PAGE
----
About 1,750 Africans die during illegal migration attempts in 2018-2019: UNHCR

Daily News Egypt
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The United Nations High Commission for Refugees (UNHCR) announced, on Wednesday, that at least 1,750 illegal immigrants died in 2018 and 2019 whilst making journeys between West and East Africa, and the continent’s Mediterranean coast.

According to the humanitarian agency, thousands of refugees and migrants are dying, while many face extreme human rights abuses during their journeys, which the UNCHR described as a journey where “no one cares if you live or die”.

During migration attempts, at least 72% of African migrants die every month, making the routes across the continent some of the most deadly for refugees and migrants in the world, the UNHCR added.

These deaths come in addition to the thousands who have died or gone missing in recent years attempting the journeys across the Mediterranean Sea to Europe, after reaching the Mediterranean Sea on the African side.

About 28% of migrant deaths reported in Africa occurred during the attempts  to cross the Sahara Desert, with other hotspots for fatalities including Libya, Mali, and Niger.

The migrants also suffered from brutal and inhumane treatment at the hands of smugglers, traffickers, militias and, in some cases, state officials, the UNHCR reported. Surviving refugees are often left with lasting and severe mental health issues as a result of the traumas they face.

“For too long, the harrowing abuses experienced by refugees and migrants along these overland routes have remained largely invisible,” said Filippo Grandi, UN High Commissioner for Refugees. “This report documents killings and widespread violence of the most brutal nature, perpetrated against desperate people fleeing war, violence and persecution. Strong leadership and concerted action are needed by states in the region, with support from the international community, to end these cruelties, protect the victims, and prosecute the criminals responsible.”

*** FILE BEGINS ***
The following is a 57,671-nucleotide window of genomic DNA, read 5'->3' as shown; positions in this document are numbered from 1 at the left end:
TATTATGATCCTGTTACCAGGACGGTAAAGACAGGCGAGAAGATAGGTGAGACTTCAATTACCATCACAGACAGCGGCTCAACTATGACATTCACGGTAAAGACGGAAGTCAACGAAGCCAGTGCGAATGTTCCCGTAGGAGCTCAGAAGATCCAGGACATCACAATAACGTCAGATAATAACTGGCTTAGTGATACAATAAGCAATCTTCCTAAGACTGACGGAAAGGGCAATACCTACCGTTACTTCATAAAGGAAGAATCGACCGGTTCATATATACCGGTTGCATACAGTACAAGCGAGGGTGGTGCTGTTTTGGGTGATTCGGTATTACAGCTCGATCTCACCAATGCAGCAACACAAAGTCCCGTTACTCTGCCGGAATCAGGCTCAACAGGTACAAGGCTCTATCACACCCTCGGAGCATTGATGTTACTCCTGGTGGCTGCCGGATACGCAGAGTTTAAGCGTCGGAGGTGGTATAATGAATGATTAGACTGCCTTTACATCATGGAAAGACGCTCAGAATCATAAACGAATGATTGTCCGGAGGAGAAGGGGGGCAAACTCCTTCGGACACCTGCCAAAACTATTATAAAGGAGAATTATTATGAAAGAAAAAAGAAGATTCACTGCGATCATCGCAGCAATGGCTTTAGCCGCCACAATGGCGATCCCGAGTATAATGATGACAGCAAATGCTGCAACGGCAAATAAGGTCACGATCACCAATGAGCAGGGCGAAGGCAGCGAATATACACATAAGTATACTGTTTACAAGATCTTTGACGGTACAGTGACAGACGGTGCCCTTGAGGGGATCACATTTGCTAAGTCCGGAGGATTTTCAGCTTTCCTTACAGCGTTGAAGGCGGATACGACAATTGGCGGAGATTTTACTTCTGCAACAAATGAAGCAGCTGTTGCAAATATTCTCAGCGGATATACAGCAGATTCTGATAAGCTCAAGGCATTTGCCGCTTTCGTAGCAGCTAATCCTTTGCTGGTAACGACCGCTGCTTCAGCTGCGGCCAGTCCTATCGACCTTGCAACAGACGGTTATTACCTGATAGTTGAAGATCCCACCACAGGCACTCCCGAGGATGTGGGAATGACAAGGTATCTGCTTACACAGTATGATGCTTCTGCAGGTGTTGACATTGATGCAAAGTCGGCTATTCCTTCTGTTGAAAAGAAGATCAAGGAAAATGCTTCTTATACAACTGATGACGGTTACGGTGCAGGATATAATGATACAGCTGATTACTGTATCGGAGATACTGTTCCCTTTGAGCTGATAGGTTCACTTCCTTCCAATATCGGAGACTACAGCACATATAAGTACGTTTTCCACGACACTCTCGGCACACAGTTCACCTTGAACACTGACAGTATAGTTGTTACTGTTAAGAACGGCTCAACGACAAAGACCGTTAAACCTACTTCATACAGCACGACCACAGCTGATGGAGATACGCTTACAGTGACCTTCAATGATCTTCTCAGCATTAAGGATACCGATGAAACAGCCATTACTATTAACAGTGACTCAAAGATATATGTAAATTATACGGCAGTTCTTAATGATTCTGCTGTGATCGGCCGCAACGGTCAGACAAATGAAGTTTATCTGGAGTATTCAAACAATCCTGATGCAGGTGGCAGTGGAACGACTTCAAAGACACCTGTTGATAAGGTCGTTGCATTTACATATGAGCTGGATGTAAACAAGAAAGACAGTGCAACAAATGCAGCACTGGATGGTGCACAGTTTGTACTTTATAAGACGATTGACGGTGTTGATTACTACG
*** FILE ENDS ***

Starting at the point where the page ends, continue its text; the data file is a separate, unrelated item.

While arriving in Libya is considered as the final stage in the migrant’s journey, they remain at risk from further abuses due to ongoing conflict. The weak rule of law means smugglers, traffickers and militias are often able to act with impunity against the vulnerable refugees.

Alongside their deadly journey, refugees report being subjected to brutal violence, including being burnt with hot oil, melted plastic, or heated metal objects, electrocution and being tied in stress positions.

All migrants, no matter the gender, are at high risk of rape, and sexual and gender-based violence, particularly at checkpoints and border areas, and during desert crossings. A total of 31% of refugees reported that they witnessed or survived sexual violence in 2018 or 2019.

Smugglers were the primary perpetrators of sexual violence in North and East Africa, according to about 60-90% of the reports from the respective routes. However, in West Africa, the primary perpetrators were security forces, military and police officials, accounting for a quarter of reported abuses.

Between 2017 and 2019, the UNHCR recorded over 630 cases of trafficking of refugees in eastern Sudan, with nearly 200 women and girls reporting being survivors of sexual and gender-based violence. The agency has called on the international community to provide more support to the authorities in their fight against human trafficking networks.

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